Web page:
1. “apoc.trigger.nodesByLabel({assignedLabels}, ‘DB’)” command let’s you find out all the nodes which got recently created or assigned by the label ‘DB’. Since it returns a list of nodes we use “UNWIND” to iterate through them, to execute the proceeding cypher statement, with a variable name “node”.
  2. “CALL rabbitmq.event(labels(node), node) return count(*)”, a procedure call made to send out event information about the node which got created.
  3. The cypher statement returns the count of ‘DB’ nodes which got created and passed on.

As per the date when this blog is written, Neo4j doesn’t support streaming data to RabbitMQ by default. For Kafka users, Neo4j has recently launched support for streaming events.

Whereas for RabbitMQ folks, we should be hanging for bit more until there is support from Neo4j officially. But that doesn’t stop us from building what we want?
We can achieve this feature via User Defined Procedures. For today’s task, I’ve quickly written some code to create a procedure which will receive the node details, labels and properties, and event it out to RabbitMQ Queue. Following two code snippets shows how it is done. They are self-explanatory.

Neo4j user-defined procedure to receive node label and property details.
Simple RabbitMQ connection. It’s not optimised for production deployment.

Clone/Download the source code. Change the configuration of RabbitMQ if needed and build a jar. Place it in the Neo4j Plugin folder and restart your graph. That makes the procedure available to your Neo4j instance.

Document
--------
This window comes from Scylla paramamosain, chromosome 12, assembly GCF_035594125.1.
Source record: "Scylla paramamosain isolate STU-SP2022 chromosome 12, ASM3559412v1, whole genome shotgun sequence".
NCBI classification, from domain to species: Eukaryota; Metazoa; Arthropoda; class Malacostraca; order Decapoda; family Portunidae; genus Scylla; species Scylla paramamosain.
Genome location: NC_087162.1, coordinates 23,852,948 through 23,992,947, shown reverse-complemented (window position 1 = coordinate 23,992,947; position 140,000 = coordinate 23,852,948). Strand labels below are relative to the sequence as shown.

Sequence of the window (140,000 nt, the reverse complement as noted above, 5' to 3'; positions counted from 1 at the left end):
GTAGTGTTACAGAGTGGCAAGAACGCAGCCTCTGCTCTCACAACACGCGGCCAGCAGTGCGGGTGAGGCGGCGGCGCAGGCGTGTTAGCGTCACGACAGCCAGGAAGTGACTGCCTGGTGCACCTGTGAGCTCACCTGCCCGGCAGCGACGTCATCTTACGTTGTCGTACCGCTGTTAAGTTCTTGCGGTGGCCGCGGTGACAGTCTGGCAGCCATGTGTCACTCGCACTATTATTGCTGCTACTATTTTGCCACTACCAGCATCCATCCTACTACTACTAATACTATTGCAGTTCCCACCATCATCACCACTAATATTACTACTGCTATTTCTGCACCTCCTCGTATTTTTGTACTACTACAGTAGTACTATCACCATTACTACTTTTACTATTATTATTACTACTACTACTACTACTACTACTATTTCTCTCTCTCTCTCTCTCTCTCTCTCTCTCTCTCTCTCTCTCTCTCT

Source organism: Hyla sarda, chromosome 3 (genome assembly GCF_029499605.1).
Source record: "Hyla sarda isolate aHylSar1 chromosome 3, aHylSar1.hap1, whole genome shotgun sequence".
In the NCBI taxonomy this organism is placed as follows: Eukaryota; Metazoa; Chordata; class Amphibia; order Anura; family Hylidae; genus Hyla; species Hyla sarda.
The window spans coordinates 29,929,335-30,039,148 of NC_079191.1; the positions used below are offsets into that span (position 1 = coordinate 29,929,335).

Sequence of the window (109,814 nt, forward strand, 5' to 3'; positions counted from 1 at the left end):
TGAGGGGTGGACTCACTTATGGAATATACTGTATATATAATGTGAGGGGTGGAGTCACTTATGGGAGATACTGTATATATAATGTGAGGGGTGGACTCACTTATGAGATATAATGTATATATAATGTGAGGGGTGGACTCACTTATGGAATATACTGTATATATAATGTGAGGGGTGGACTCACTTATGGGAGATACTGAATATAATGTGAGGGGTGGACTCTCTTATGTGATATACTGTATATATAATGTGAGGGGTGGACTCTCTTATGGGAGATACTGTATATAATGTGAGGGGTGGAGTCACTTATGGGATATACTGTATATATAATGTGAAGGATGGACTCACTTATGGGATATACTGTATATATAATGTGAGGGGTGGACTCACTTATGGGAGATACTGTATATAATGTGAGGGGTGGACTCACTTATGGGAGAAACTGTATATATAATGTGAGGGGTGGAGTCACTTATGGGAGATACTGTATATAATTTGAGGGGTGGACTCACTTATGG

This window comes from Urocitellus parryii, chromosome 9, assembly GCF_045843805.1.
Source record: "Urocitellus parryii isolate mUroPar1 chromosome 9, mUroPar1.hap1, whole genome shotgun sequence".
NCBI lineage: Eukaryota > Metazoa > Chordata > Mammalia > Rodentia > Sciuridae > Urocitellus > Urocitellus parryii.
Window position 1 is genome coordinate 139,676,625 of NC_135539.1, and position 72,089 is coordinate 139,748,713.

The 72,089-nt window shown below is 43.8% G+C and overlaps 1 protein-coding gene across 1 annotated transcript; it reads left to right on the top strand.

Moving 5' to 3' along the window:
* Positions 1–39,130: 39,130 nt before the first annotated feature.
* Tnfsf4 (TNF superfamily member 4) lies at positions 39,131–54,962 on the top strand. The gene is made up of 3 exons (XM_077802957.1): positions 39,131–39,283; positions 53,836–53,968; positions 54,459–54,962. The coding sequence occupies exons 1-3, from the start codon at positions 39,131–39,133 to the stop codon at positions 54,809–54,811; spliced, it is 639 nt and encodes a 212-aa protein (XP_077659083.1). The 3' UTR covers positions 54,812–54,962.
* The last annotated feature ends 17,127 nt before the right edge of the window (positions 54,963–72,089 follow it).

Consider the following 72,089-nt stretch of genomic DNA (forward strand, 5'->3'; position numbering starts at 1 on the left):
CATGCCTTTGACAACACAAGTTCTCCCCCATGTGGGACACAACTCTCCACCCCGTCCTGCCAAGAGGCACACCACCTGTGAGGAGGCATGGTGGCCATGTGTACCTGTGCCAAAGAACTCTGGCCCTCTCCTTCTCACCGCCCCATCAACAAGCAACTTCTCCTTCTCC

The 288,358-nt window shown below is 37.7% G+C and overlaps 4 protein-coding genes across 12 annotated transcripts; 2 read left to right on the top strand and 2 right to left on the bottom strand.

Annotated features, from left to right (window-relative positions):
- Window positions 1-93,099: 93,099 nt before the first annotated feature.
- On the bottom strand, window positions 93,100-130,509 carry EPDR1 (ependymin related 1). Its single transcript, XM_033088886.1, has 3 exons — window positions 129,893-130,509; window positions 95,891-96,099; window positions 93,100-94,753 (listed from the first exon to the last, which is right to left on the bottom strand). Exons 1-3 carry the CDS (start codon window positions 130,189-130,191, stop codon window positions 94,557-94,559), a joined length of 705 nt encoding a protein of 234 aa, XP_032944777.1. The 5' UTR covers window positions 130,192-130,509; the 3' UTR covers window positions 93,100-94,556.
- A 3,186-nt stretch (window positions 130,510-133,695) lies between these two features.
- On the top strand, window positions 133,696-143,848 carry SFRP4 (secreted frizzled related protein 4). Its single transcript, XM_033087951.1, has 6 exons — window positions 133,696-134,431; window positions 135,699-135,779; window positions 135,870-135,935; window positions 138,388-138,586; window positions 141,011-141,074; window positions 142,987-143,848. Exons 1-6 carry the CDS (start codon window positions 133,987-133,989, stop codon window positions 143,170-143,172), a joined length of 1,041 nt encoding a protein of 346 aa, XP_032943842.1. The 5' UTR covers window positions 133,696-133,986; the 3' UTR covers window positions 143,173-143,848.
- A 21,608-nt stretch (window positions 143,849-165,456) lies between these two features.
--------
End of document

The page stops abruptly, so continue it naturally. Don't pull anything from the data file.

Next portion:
The final argument “{ phase: ‘after’ }” of the trigger allows you to control when your trigger action fires. We can choose from 3 possible lifecycles of transactions, — “before”, “after”, or “rollback”. Since we want our event to be triggered once the node got persisted, we use “after”.

Okay, go ahead and execute the apoc.trigger.add command in your Neo4j graph.

Go application to receive the RabbitMQ events

This one is straight forward. I’ve used the HelloWorld tutorial by RabbitMQ for GoLang to do this. Made a bit of tweak to the code, queue name and queue declaration properties.

Establishing a RabbitMQ connection in go application.

The complete source code is available at receivecreateevents.go

Let’s see them at work

Make sure the Neo4j application and RabbitMQ service are up and running as per your configuration.
Run the go application in two different terminals

go run createnode.go
go run receivecreateevents.go

If everything went well. You should get

In createnode.go terminal
Eventing Graph Data - Neo4j & RabbitMQ
Node Created With ID : 0
In receivecreateevents.go terminal
[*] Waiting for events. To exit press CTRL+C
Received an event: {"Labels":["DB"],"Properties":{"name":"Reddis","id":"0","type":"Cache"}}

So that’s it for this post. Feel free to comment on the content.

Neo4j Developer Blog

Developer Content around Graph Databases, Neo4j, Cypher, Data Science, Graph Analytics, GraphQL and more.

Vinodh Subramanian

Written by

Software engineer @ Dell Technologies and a Tech enthusiast. Working with Neo4j, RabbitMQ, Golang, Spring boot...

Neo4j Developer Blog

Developer Content around Graph Databases, Neo4j, Cypher, Data Science, Graph Analytics, GraphQL and more.